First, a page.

The Japanese have long endured crowded cities and scarce living space, with homes so humble a scornful European official once branded them rabbit hutches. But in recent years, Japanese architects have turned necessity into virtue, vying to design unorthodox and visually stunning houses on remarkably narrow pieces of land. In the process, they are also redefining the rules of home design.
Tokyo - a city on the edge of Asia, is increasingly an international metropolis. It was here that, in the spring of 1992, the first full - scale complex of interior design showrooms of its kinds in Japan, came into being - the TOKYO DESIGN CENTER. It functions as a meeting place for designers, manufacturers and users to enable people to incorporate design into their own lives as fully as possible. Here they can select the finest in contract and residential furniture, carpets, floor coverings, fabrics, wall coverings, lighting and accessories from Europe, America and Asia.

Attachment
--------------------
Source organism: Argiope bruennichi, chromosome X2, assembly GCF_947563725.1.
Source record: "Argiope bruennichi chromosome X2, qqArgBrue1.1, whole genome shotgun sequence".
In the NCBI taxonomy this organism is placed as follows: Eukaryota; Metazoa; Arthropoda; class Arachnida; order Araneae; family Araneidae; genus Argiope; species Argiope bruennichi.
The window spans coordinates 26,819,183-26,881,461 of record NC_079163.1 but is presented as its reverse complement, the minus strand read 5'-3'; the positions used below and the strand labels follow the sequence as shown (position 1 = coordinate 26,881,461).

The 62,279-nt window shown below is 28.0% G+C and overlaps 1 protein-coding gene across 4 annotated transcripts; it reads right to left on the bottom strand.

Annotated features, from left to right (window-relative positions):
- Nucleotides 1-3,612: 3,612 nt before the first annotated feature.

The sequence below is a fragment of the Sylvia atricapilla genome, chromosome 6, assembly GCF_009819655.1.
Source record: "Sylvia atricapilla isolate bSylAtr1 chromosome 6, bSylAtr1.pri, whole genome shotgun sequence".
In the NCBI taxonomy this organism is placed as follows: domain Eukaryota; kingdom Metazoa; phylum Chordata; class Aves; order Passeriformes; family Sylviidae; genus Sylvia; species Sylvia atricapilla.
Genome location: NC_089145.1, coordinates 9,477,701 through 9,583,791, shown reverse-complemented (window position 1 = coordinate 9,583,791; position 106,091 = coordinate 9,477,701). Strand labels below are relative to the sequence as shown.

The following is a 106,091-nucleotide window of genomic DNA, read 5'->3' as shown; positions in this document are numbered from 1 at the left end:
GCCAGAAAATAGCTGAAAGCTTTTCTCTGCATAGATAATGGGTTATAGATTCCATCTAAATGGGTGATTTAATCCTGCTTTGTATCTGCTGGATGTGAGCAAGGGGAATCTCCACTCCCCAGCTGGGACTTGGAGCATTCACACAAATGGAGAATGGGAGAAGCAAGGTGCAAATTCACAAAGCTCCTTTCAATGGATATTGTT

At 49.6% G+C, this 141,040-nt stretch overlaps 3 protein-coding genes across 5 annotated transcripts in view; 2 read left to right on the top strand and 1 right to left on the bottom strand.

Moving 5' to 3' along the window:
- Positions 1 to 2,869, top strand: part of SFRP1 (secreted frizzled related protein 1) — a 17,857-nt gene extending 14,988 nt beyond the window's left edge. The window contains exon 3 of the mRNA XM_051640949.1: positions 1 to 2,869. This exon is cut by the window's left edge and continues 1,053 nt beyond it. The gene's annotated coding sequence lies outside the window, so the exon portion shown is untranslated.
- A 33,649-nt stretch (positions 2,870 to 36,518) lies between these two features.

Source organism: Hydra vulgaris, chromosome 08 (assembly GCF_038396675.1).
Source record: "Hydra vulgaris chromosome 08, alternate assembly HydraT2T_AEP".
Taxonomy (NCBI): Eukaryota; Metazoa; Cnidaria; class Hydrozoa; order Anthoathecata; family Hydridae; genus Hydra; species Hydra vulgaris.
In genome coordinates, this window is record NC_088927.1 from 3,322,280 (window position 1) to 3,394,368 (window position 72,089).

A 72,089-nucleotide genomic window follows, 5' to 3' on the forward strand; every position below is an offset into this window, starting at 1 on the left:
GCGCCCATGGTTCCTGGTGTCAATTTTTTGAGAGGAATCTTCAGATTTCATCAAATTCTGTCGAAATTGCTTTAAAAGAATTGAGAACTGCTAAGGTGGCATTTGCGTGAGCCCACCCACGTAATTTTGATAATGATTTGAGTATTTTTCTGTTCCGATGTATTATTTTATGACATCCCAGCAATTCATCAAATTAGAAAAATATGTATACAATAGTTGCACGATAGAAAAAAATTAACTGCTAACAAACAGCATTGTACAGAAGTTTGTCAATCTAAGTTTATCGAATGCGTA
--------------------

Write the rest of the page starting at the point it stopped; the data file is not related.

Tommy Kullberg (IKEA) has seen the inside of a few Japanese homes lately and if he has learnt one thing it is that they tend to be, well, rather small. The soft-spoken Swede heading Ikea's return to Japan and his team have visited more than 100 local residences to take notes and try to avoid a repeat of the group's disastrous first foray into the world's number two retail market. Ikea has stores in more than 30 countries but none more challenging than Japan, where even the largest furniture retailer in the world has had to adapt its winning formula with a new store outside Tokyo. It first came to Japan in 1974 with a local partner but failed to win over Japanese consumers and withdrew 12 years later.
"Disneyland is the biggest competitor" Tommy Kullberg (IKEA Japan)